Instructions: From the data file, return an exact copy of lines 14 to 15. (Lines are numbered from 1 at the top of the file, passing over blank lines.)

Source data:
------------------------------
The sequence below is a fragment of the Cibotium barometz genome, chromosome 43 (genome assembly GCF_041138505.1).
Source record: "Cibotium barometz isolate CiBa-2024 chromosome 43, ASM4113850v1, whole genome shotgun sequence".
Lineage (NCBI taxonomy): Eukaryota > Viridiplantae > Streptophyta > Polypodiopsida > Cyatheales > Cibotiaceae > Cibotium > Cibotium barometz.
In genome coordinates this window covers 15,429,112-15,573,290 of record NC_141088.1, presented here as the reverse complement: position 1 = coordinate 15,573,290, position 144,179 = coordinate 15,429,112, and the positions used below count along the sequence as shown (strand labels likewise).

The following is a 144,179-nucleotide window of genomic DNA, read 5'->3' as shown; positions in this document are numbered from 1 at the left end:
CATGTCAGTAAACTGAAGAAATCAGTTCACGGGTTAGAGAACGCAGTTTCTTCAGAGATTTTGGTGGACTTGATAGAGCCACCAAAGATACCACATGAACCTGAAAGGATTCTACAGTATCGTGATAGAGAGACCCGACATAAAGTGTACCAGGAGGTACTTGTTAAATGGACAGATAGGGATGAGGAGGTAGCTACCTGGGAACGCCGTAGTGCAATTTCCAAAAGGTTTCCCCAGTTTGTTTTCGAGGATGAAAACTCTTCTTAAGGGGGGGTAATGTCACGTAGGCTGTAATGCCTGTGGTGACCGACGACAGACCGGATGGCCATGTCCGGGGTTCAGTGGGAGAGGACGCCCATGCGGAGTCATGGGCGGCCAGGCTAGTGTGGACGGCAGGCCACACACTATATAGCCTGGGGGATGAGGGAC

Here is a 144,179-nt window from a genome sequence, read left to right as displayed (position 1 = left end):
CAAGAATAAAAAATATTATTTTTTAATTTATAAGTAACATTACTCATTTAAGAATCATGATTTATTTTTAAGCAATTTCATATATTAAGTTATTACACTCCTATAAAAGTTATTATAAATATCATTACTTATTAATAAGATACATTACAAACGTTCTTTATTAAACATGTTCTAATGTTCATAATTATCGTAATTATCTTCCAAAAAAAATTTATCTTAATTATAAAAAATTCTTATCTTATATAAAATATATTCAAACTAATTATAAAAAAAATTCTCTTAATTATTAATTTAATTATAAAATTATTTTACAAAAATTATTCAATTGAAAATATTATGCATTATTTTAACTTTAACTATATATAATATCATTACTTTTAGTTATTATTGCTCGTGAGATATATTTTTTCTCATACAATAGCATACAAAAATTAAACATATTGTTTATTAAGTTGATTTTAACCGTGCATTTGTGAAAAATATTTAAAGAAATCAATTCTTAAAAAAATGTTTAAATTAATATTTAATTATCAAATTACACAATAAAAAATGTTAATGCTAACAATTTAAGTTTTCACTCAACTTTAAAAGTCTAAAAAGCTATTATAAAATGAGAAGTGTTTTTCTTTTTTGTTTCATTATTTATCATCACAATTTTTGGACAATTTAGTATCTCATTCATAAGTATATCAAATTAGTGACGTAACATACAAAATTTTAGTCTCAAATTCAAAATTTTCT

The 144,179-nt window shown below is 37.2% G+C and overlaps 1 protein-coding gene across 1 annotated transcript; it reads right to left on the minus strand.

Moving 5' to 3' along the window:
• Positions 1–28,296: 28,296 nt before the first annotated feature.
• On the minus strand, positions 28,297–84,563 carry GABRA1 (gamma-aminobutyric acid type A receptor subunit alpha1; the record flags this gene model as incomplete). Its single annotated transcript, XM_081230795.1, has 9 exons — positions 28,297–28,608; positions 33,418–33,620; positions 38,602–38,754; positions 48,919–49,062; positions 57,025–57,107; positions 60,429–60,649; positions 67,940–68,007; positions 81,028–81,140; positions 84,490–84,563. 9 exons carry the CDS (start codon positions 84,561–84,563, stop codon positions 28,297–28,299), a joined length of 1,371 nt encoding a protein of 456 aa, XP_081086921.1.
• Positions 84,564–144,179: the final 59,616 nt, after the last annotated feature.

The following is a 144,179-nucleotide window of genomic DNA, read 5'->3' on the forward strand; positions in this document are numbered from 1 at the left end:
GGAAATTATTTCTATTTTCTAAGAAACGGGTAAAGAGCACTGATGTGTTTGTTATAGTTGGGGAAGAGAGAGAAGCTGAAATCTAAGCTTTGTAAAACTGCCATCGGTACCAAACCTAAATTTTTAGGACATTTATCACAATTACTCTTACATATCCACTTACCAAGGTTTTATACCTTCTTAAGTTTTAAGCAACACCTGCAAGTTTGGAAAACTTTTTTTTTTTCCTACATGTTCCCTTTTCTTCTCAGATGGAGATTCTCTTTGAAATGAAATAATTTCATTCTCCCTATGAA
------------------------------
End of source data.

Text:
The following is a 144,179-nucleotide window of genomic DNA, read 5'->3' on the forward strand; positions in this document are numbered from 1 at the left end:
GGAAATTATTTCTATTTTCTAAGAAACGGGTAAAGAGCACTGATGTGTTTGTTATAGTTGGGGAAGAGAGAGAAGCTGAAATCTAAGCTTTGTAAAACTGCCATCGGTACCAAACCTAAATTTTTAGGACATTTATCACAATTACTCTTACATATCCACTTACCAAGGTTTTATACCTTCTTAAGTTTTAAGCAACACCTGCAAGTTTGGAAAACTTTTTTTTTTTCCTACATGTTCCCTTTTCTTCTCAGATGGAGATTCTCTTTGAAATGAAATAATTTCATTCTCCCTATGAA